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The importance of cyber security has increased manifold in the past years. A keen eye on cyber security helps protect businesses from data breaches, which can have a substantial financial and reputational impact and result in legal liabilities and compliance issues.
Threat hunting is an integral part of the cyber security system. Threat hunters offer an additional layer of security to organizations. They look through security data and systems to find any breach or loophole a threat actor may have exploited. Companies can discover cyber threats faster by combining the strengths of humans and artificial intelligence (AI) tools in the threat hunting process.
Let’s begin with the basics.
80% of threats can be intercepted by tier 1 and tier 2 security operations centers (SOC) and automated security tools. But the remaining 20% are likely to be sophisticated threats with the potential to cause significant damage. Give a threat actor ample time and resources; it will sneak into your network and cause irreparable damage. Threat hunting helps bring down the detection time from intrusion to discovery.
A cost of a data breach can be around $9.44 million in the US, and early detection and proactive steps can help reduce this amount.
But what is threat hunting?
It is a proactive approach to cybersecurity that seeks to identify any threat that might have slipped passed an organization’s initial layer of defense and remains undetected inside the system. An attacker can remain undetected on a network for months, while quietly collecting data, confidential information, or obtaining login credentials.
Threat hunting is an integral part of the security strategy as it goes over the traditional threat detection processes.
Let's take a look at the key elements of threat hunting:
In short, threat hunting involves a combination of manual and automated processes to detect and investigate suspicious activity, such as suspicious network traffic, unusual user behavior, or suspicious files.
Different types of threat hunting are needed to ensure comprehensive protection of an organization's networks, data, and systems. Varying types of threat hunting allow security analysts to look for different kinds of malicious activity, such as malware, phishing attempts, insider threats, and unknown threats.
Structured threat hunting is a proactive cybersecurity technique that uses advanced analytics to identify malicious activity or potential threats that may otherwise go undetected. It involves leveraging data-driven analysis to detect malicious activities by looking for abnormal activity and suspicious behaviors in a network.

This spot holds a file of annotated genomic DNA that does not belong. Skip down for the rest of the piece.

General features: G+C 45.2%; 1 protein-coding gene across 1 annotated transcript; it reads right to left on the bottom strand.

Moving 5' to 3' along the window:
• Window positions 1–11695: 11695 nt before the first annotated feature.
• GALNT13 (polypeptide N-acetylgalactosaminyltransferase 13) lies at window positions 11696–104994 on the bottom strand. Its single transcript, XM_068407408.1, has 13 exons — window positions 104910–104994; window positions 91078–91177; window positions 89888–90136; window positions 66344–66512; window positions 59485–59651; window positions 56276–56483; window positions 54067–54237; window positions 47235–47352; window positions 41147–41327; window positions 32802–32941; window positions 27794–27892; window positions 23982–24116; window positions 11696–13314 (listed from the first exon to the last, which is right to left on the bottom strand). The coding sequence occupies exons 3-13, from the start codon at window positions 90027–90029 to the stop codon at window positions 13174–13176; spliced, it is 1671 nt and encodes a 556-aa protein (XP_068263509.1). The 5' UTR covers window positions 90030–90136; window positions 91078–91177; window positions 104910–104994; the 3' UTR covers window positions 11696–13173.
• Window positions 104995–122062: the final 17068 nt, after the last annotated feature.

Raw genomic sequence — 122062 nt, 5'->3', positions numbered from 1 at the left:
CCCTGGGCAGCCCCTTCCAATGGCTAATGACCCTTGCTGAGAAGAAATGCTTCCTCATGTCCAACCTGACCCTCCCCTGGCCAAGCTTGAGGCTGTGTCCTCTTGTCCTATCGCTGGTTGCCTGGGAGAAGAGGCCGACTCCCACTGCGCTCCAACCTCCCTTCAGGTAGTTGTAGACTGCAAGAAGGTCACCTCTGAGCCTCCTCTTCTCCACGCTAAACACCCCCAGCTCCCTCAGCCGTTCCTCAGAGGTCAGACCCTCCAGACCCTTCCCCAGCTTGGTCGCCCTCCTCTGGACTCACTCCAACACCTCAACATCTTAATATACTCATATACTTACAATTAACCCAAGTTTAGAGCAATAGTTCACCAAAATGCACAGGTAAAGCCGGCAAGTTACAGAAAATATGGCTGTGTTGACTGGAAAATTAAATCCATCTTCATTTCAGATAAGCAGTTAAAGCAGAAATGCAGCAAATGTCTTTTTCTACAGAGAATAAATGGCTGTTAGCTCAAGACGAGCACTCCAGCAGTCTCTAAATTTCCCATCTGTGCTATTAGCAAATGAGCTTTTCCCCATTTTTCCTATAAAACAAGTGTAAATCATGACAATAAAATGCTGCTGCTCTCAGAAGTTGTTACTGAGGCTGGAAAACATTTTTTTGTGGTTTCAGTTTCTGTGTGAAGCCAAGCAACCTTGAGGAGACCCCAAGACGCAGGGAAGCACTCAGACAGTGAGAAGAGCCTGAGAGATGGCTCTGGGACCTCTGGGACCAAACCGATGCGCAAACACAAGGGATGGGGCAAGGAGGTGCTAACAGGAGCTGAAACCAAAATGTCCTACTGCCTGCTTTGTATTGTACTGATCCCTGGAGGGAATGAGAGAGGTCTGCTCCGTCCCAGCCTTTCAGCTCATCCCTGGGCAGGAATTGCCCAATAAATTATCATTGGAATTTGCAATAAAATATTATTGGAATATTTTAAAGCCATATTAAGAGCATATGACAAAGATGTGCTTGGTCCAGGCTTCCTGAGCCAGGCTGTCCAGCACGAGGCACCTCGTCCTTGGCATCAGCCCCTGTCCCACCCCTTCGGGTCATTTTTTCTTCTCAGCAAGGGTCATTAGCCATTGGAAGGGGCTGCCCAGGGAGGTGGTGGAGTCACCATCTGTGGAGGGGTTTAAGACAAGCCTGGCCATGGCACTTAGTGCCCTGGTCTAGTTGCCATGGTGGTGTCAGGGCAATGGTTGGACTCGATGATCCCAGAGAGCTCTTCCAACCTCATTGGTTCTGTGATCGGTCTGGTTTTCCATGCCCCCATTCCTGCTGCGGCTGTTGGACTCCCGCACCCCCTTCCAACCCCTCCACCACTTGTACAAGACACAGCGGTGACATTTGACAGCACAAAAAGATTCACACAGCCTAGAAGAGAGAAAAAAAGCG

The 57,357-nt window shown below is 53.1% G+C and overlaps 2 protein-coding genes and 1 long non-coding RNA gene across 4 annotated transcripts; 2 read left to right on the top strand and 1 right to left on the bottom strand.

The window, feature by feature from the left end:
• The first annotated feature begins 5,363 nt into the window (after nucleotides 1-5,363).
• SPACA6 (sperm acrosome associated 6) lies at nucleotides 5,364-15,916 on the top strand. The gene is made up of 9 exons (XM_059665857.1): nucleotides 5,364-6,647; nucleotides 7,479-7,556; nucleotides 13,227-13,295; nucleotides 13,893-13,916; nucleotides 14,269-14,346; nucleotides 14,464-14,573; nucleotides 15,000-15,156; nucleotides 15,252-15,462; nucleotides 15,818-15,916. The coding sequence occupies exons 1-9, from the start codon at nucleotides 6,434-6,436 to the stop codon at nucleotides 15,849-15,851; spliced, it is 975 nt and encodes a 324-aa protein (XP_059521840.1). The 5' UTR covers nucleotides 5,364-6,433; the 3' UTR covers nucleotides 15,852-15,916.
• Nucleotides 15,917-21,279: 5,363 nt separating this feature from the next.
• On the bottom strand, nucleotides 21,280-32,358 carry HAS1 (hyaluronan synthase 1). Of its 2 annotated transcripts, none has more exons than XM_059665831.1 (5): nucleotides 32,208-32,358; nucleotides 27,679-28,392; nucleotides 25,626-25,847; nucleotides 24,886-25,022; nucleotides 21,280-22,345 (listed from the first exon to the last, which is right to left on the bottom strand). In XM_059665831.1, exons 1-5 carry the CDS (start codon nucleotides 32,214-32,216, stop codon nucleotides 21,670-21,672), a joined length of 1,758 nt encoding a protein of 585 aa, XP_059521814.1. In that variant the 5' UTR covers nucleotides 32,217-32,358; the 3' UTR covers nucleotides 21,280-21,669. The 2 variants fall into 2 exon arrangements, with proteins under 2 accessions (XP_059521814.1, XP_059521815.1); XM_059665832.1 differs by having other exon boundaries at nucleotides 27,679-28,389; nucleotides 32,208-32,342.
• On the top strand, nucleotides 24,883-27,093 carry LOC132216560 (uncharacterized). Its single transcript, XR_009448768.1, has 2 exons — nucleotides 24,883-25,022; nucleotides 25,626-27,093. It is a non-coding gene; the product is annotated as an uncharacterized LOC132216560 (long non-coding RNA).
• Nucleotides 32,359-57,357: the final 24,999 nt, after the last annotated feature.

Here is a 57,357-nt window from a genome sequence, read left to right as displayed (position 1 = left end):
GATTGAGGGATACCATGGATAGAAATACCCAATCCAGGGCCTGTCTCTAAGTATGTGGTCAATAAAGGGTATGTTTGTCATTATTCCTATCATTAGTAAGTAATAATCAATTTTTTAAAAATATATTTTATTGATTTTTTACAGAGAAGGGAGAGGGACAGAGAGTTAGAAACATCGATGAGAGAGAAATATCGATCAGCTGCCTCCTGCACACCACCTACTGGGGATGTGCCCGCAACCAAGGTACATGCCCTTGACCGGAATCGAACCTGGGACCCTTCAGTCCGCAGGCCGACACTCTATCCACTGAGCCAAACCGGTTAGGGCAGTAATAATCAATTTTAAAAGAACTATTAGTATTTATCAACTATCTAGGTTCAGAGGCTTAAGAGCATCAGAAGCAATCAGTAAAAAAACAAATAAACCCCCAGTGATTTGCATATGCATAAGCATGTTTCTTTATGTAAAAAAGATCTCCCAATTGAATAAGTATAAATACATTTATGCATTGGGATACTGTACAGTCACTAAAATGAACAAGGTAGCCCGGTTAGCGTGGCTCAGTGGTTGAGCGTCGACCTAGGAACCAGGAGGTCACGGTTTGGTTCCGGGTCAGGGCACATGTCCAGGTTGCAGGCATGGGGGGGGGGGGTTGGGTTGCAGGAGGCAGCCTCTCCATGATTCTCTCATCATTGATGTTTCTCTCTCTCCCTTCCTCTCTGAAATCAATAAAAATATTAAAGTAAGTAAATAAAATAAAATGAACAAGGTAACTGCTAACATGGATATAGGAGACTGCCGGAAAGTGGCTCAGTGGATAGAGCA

A structured threat hunt is founded on an ‘indicator of attack’ (IoA) and the ‘tactics, techniques, and procedures (TTPs) of attackers. The hunts are aligned and brought together based on the TTPs of all threat actors. So here, the hunter usually identifies the threat actors before the attacker causes damage to the environment.
Based on a trigger, one of the numerous indicators of compromise (IoC), an ad hoc hunt is started. This trigger frequently asks a hunter to search for pre- and post-detection patterns. The hunter can research to determine their strategy as far back as data retention and prior linked offenses permit.
An organization's internal risk assessment or analysis of trends and vulnerabilities specific to its IT infrastructure can yield a situational hypothesis. Entity-oriented leads are derived from attack data collected from the public, revealing the most recent TTPs of active cyber threats when examined. The threat hunter can then look around the environment for these particular actions.
Threat modeling is a reactive approach to security that involves analyzing an existing system to identify potential threats and their associated risks. The goal of threat modeling is primarily to identify, quantify, and prioritize threats to the system so that appropriate countermeasures can be taken to reduce the risk of attack.
On the other hand, threat hunting is a proactive approach to security that involves actively searching for malicious activity on a system. This consists in analyzing log data and other system activity to detect signs of malicious activity. Unlike threat modeling, threat hunting does not generate a list of potential threats before an attack occurs.
Instead, it relies on recognizing suspicious activities already present in the system.
Threat hunting is crucial to any security strategy because it helps identify potentially malicious activity that may have gone undetected by other security measures. By proactively searching for indicators of compromise, such as malicious files, suspicious network traffic, and suspicious user behavior, threat hunting can help organizations detect and respond to cyber threats quickly, reducing the risk of a successful attack.
With threat hunting, you can improve your organization's security posture by better understanding the threats they face and developing more effective security measures to protect against them.
If you want to become a threat hunter or are looking to upskill yourself to further your career as an IT security professional, then consider learning about threat hunting and threat modeling essentials from AppSecEngineer.